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A re-enactor keeps an eye on a bateau skirmish on the St. Lawrence River from Lighthouse Point, Ogdensburg at last summer's Founder's Day weekend. Photo: Todd Moe
A re-enactor keeps an eye on a bateau skirmish on the St. Lawrence River from Lighthouse Point, Ogdensburg at last summer's Founder's Day weekend. Photo: Todd Moe

In Ogdensburg, reenactors get close to the history they treasure

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Ogdensburg commemorates events 250 years ago that shaped its history during "Founder's Day Weekend". It opens Saturday morning on Lighthouse Point. Todd Moe visits Prescott, Ontario -- just across the St. Lawrence River from Ogdensburg -- to talk with Canadian reenactor Michael Whittaker about recreating life along the St. Lawrence in the 18th century.

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Todd Moe
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Michael Whittaker: Yeah sitting here in Prescott looking across the river we see Ogdensburg and Lighthouse Point where Founders Day weekend will be held July 20 and 21. Ogdensburg’s commemoration of its French colonial heritage and in particular the 1760 Battle of the Thousand Islands, which was the last battle of the French and Indian war before Crown forces descended on Montreal and made New France, Quebec an English colony.

We can look out here and we can see, as I said, where the last battle took place. It was a two-part battle right where we’re looking to the river. It’s where the French corvette l'Outaouaise was captured in August of 1760 by British gunboats. They were armed only in the bow or highly maneuverable, so they were able over two hours to shoot up the French vessel through the stern and up through the bow, and the French eventually had to strike their colors.

The English forces, really an Anglo-American army moved a few miles downriver and put gun emplacements on islands and what is now the New York and Ontario shores and bombarded the Fort de L’eve that had maybe 300 French and Canadian defenders and in a matter of days pounded it to kindling and dust.

There are a whole lot of little keys, little nuggets throughout history and places that are really important and Ogdensburg is one of those. It was a French fort--La Presentation. It was an area where native allies lived and were recruited by the French in their raids against the English and colonists in the Champlain Valley, in the Mohawk and down into the Ohio. And when it was taken over by the English it was a fort that was used by crown forces during the American Revolution. And raids went down into the Mohawk Valley.

In fact, that was the only way to get there easily especially if you were trying to flank the Americans. You sent someone up this way and around this very same ledge. He was there and just about any name you read in history that went into the interior of North America as part of the French colonial experience or of the English colonial experience in Canada up until 1796, they passed through Ogdensburg, because even though there were people living on the Ontario side, Prescott wasn’t surveyed into lots until 1810. So Ogdensburg was the place to go; as many people know, you went to Daniel Parish’s store. And if Daniel Parish didn’t have it, you weren’t going to get it.

Todd Moe: It was the place.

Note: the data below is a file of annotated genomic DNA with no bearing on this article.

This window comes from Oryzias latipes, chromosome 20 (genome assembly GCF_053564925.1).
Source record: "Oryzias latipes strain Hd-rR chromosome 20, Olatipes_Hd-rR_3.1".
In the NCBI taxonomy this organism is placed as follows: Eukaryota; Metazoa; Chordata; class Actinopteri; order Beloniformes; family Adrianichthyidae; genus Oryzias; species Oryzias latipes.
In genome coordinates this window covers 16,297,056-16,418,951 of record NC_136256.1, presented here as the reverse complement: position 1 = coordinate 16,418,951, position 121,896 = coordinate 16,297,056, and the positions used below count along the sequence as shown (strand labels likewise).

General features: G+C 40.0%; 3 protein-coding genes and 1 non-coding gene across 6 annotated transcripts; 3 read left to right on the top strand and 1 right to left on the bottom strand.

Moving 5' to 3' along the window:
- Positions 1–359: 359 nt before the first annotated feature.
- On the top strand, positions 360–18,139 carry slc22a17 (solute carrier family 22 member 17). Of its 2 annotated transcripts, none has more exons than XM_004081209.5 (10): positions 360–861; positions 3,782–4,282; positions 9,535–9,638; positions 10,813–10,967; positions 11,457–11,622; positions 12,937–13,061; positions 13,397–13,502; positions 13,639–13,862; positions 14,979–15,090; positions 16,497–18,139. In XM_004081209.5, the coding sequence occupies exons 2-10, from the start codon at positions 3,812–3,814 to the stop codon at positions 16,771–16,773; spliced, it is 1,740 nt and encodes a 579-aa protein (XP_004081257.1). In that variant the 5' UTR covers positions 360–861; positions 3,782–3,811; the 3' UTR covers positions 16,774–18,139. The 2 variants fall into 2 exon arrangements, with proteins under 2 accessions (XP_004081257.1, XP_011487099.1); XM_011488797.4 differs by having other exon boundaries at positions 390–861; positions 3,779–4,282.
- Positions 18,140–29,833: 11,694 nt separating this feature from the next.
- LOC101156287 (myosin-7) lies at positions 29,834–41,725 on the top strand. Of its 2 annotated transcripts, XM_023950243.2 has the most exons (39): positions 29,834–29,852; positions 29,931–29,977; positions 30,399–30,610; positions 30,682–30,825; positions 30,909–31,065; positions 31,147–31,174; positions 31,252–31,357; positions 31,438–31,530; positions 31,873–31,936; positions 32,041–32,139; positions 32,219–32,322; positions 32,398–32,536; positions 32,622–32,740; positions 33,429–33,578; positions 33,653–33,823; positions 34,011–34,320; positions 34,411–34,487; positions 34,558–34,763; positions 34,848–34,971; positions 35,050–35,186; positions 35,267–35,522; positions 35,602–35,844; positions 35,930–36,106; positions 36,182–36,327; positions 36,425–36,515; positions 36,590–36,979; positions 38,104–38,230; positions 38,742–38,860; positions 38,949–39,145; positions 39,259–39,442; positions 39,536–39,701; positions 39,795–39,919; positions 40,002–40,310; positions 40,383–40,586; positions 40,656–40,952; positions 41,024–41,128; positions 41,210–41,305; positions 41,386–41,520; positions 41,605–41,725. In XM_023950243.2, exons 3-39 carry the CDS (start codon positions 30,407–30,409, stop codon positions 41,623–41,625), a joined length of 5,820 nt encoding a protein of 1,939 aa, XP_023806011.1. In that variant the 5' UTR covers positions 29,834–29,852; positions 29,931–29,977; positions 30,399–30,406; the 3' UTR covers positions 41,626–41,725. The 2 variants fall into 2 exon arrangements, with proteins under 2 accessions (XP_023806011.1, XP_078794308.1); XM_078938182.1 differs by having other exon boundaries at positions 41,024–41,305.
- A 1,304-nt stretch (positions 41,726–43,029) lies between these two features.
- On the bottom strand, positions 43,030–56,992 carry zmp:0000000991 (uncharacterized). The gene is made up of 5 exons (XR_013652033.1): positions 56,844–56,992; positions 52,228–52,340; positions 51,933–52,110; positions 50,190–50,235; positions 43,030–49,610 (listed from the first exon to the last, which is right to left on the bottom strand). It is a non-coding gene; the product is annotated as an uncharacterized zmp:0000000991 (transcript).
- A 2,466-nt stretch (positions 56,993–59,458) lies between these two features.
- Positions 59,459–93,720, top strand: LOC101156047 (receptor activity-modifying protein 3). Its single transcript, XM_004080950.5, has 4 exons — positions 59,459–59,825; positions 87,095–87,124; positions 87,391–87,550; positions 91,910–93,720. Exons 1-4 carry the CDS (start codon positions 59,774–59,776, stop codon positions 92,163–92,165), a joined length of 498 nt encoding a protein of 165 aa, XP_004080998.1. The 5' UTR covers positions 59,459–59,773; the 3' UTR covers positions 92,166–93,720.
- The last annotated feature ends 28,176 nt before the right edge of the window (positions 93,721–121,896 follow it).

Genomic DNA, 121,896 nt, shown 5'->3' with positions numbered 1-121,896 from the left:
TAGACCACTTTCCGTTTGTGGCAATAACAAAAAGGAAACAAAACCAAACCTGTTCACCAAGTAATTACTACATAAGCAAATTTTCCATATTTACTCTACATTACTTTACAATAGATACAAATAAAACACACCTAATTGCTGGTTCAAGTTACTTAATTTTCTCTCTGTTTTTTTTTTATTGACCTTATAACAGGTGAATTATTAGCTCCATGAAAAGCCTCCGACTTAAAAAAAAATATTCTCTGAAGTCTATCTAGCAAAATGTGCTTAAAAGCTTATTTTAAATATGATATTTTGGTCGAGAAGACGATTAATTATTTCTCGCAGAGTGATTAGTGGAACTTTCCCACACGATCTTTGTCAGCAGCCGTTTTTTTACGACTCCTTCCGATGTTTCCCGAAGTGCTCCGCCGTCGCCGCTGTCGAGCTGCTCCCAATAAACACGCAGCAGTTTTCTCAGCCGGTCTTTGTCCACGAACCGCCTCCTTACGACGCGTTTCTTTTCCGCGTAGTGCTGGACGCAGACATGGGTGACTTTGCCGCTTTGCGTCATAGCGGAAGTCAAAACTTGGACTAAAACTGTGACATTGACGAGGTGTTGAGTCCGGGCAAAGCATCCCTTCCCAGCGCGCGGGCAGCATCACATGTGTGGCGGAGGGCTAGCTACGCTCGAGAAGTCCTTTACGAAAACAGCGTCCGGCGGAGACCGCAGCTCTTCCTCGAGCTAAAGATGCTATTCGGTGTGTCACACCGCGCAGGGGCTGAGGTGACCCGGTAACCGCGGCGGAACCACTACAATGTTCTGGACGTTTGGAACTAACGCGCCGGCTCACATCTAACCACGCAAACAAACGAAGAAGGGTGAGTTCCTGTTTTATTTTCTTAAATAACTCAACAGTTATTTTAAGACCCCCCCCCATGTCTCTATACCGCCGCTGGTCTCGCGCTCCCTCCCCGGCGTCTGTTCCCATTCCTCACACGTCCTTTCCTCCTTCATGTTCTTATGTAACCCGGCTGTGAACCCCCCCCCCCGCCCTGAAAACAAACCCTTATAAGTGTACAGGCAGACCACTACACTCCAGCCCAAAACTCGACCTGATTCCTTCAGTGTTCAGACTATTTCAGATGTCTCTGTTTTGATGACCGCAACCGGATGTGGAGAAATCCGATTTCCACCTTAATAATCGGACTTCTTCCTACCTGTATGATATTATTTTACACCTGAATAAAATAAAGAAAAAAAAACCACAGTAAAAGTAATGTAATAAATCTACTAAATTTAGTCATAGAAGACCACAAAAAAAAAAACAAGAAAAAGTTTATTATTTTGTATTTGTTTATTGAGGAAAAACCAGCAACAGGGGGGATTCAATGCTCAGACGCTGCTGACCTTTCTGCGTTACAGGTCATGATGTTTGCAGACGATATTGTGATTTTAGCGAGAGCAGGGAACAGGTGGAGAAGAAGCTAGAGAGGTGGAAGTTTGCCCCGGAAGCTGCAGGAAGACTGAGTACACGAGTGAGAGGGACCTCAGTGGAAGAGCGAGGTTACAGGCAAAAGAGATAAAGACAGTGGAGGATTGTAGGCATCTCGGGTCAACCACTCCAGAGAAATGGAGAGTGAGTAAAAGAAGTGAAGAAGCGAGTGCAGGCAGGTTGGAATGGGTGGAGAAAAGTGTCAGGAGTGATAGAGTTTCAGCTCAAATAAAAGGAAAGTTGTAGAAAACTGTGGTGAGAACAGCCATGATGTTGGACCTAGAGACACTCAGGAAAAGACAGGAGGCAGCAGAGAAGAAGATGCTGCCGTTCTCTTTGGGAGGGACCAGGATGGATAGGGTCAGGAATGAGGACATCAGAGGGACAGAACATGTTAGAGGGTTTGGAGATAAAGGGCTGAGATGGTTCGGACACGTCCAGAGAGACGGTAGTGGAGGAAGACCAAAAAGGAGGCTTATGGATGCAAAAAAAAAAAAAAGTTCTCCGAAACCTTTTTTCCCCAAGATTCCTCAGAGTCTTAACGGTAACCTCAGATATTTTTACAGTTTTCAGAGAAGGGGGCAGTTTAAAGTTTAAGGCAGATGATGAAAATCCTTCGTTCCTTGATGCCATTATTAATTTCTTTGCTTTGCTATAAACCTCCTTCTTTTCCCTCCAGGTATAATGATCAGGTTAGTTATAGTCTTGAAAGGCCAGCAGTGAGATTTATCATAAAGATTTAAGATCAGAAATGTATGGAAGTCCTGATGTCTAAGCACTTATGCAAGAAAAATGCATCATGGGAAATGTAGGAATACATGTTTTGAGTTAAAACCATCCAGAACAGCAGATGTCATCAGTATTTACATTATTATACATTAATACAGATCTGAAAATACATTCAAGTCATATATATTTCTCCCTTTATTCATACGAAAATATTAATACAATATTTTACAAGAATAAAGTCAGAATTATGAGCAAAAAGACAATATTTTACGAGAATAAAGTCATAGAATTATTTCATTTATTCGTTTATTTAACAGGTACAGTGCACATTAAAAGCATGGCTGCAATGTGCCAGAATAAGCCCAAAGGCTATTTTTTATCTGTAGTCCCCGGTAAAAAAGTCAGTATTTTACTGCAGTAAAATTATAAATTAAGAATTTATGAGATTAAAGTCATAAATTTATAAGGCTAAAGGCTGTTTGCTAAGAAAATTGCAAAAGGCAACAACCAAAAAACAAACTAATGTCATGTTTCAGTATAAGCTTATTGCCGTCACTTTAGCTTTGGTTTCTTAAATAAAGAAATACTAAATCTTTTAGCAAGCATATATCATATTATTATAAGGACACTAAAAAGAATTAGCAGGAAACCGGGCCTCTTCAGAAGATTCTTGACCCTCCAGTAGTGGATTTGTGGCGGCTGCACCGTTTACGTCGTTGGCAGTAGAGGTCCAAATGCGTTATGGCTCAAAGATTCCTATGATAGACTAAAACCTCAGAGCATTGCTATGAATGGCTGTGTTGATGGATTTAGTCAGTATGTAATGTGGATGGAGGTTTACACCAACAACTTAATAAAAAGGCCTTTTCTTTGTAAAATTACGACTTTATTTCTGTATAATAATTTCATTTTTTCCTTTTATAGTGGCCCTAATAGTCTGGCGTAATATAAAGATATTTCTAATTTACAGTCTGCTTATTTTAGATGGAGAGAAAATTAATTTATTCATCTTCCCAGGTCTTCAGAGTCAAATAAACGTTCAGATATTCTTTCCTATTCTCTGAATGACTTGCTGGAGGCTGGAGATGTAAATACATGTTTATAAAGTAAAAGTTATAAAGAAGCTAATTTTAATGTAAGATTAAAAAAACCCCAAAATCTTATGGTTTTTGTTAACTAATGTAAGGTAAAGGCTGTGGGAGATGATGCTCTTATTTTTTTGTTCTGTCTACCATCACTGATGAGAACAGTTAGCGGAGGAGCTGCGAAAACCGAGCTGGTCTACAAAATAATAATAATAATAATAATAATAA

MW: It was the place, and of course everything he had in there had to come up the St. Lawrence River through Montreal. That’s another piece of history that we’re dealing with, the War of 1812.

TM: I think we’ve talked about this before, but talk to us for just a moment about the sort of joy for you as a re-enactor and historian, and just that sort of personal connection you have with this history.

MW: I like the feel of the clothes, especially those of the 18th century of the French and Indian War and the American Revolution--the civilian clothes around the War of 1812. If one dresses the period it gives the person a bit more appreciation for the history, get the feel of it. I know women who are just committed to getting it right.

TM: Right down to the threads and the buttons…

MW: The threads, the buttons—well, there are people out there who count threads and look at the fabric and look to see if it’s been hand sewn or machine sewn. But to wear the clothes gives an appreciation for our ancestors. Now we’re fortunate that we can do what we can and go home and have a shower. Our ancestors weren’t so lucky. They kind of washed their hands, their faces, and their feet and that was good enough for a while. And knowing that the scent of smoke even after shower seems to exude from the body for days afterwards, it was just like we can hardly imagine. So, I do the best to imagine.

Michael is one of the organizers of Founder’s Day Weekend at Fort La Presentation at Lighthouse Point in Ogdensburg. This commemoration of French colonial heritage includes land and water battle reenactments, period dancing and music, heritage demonstrations, activities for families, more than a dozen colorful reenactment units portraying 18th century regiments of the French and English armies.

Their colonial militias and native allies will establish their canvas camps on Lighthouse Point and along the shore, bateau--traditional boats--will mark the navy encampment. There will be reenact battles both Saturday and Sunday afternoon and lots of events going on at Lighthouse Point reenacting and remembering the history of Ogdensburg.  For more information, check out www.fort1749.org.

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